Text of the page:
Stay safe when chatting online: a guide for parents and families

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When we were kids, the "stranger danger" conversation was pretty straightforward—don't talk to strangers, don't follow strangers, don't get in a stranger's car. 

These situations almost always involved a hypothetical stranger approaching us in person, which definitely makes it easier to identify if you know someone or not. 

Today, though, parents and kids have to navigate a different stranger danger: online strangers. It's a lot harder to tell if the person your kids are talking to online is who they say they are—and what their motivations might be. 

Luckily, many of the people your kids meet online through games and chats will be perfectly harmless. But it's still a good idea to talk to your kids about online safety—and when it is or isn't okay to chat with someone they don't know. 

Is it bad to chat with strangers online?

Online communication with strangers isn’t an inherently bad thing. When kids play or chat together online, they can improve their communication skills, get to know people who differ from them, and have new experiences together. 

But this is only the case if your kids are chatting online with other young people—and doing so in an age-appropriate manner, too. 

Playing an online game with a real-world friend and chatting with their other friends as a result is a potentially safe experience—kind of like going to a classmate’s sleepover and meeting their friends from church or summer camp. Meeting strangers in an open forum and exchanging direct messages, though, carries more risk.

Kids under covers online

What’s the safest way to talk to a stranger online?

There’s no 100% safe way to talk to a stranger online. Even if your kids feel like they know the person they’re chatting with thanks to social media platforms and YouTube videos, things may not go as expected.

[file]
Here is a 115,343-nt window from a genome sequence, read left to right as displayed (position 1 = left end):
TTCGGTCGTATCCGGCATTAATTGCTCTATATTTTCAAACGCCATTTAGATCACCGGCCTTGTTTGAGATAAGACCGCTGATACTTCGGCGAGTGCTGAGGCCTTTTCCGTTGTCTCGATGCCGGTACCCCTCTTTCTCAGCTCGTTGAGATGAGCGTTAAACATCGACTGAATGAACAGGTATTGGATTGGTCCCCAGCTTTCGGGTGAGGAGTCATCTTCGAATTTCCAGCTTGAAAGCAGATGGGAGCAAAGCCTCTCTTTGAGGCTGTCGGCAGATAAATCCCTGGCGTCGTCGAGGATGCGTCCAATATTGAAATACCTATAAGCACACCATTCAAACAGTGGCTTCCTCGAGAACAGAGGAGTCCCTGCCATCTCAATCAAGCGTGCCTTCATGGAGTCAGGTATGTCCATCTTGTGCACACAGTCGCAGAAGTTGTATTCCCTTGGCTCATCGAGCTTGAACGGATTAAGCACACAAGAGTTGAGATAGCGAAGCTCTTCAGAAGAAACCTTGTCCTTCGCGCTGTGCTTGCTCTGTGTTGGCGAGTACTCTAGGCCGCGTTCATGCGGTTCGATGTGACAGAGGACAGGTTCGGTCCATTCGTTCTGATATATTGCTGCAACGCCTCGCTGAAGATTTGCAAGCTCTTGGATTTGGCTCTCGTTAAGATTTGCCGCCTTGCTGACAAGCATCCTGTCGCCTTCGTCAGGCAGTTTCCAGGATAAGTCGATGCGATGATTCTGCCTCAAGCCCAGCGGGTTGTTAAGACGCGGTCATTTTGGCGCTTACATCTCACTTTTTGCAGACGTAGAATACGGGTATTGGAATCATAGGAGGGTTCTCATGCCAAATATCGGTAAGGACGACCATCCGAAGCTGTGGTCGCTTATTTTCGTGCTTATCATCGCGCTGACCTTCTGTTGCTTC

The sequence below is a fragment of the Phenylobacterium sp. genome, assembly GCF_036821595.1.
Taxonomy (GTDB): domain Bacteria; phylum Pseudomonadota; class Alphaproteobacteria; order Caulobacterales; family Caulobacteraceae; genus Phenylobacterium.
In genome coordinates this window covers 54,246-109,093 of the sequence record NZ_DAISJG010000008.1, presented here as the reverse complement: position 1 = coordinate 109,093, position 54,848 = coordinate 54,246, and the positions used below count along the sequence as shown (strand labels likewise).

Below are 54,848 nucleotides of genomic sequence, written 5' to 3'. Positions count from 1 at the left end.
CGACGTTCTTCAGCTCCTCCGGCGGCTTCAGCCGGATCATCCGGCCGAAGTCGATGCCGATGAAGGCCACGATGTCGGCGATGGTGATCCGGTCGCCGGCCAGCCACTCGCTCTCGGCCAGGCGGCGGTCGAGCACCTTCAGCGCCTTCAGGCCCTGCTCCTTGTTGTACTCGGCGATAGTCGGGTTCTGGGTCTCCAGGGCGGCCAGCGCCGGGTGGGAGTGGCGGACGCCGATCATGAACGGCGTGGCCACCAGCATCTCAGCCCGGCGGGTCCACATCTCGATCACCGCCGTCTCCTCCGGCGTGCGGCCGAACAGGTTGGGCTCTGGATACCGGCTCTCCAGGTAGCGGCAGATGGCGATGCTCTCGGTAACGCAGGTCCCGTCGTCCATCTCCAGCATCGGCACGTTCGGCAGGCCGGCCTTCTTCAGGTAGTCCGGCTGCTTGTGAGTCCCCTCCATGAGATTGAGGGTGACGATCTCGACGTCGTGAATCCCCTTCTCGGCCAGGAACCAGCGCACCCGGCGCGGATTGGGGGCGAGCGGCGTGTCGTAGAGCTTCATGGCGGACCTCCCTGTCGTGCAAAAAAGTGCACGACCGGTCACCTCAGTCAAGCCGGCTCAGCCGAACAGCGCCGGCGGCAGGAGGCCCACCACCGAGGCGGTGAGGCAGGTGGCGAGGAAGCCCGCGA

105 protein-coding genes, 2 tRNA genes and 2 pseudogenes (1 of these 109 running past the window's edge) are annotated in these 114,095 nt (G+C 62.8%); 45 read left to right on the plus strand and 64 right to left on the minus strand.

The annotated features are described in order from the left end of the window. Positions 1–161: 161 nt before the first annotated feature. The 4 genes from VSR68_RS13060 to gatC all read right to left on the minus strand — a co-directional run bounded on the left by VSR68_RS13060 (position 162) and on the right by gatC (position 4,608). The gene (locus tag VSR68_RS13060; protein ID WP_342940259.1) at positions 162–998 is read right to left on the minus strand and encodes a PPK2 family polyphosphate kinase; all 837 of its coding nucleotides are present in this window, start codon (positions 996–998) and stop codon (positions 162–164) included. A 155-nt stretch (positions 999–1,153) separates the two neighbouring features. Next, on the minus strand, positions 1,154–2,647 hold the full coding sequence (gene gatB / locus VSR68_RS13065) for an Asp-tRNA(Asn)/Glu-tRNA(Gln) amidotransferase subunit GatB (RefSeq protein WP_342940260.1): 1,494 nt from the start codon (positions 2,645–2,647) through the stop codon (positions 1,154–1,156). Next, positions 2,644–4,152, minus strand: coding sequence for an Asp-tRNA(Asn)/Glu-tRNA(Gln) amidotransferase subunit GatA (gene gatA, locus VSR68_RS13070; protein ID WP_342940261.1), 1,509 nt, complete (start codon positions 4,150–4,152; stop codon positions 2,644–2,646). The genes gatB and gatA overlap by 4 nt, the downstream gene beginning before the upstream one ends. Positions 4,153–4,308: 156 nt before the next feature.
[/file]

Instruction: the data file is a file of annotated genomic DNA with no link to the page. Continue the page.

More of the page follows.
Sometimes, it turns out that other people may not be who they say they are. They could even be an adult predator posing as a child—though this isn’t the most common issue kids encounter online. The biggest issue is actually cyberbullying, which affects an average of 31.2% of kids in middle and high school.

But whether your concern is cyberbullies, scam artists, or potential predators, there are a few steps you and your kids can take to stay safe online.

8 Tips for staying safe when chatting with strangers online.

  1. Have your kids agree to use accounts set up by a parent, using approved gaming, social, and chat apps.
  2. Stress that your kids shouldn’t change their app or device privacy settings without talking to a parent first.
  3. Help your kids choose a username that doesn’t include their real name, email address, phone number, birthday, town, or age.
  4. Instruct your kids not to accept private chat invitations from people they don’t know—or switch from public social media comments to direct messages. Your kids should keep their interactions limited to public areas or group chats where multiple people are talking.
  5. Request that your kids stick to text chats, or voice chats when gaming. Tell them not to accept video chat invites and to keep their webcam turned off or covered.
  6. Have kids keep their online chats limited to the app you’re using or the game you’re playing. If the person they’re chatting with asks them to download another instant messaging app like Telegram or WhatsApp, your kids should say no.
  7. Encourage kids to keep conversations focused on the game they’re playing, or a specific shared interest that they’ve connected with the other person over. It’s best not to talk about personal experiences, school, family, or friends. When kids do this, they can unintentionally reveal private information that scammers and predators can use to learn more about them.
  8. Stress that your kids should talk to an adult if they have a conversation that makes them uncomfortable. If the chat room or forum they’re in has moderators, they can flag messages for a mod’s review, too.

How can the whole family chat more safely online?

Practicing good security habits can also help the whole family be safe when socializing, working, or learning online. A mix of parental control apps, VPNs, device encryption, and strong passwords can all help.

The biggest thing you can do, though, is to talk to each other about what’s happening online. Whether it’s sharing a funny video you saw on Instagram or listening as your child talks through a tricky conversation they had with a friend while playing Fortnite, creating a safe space for family check-ins and questions is key.

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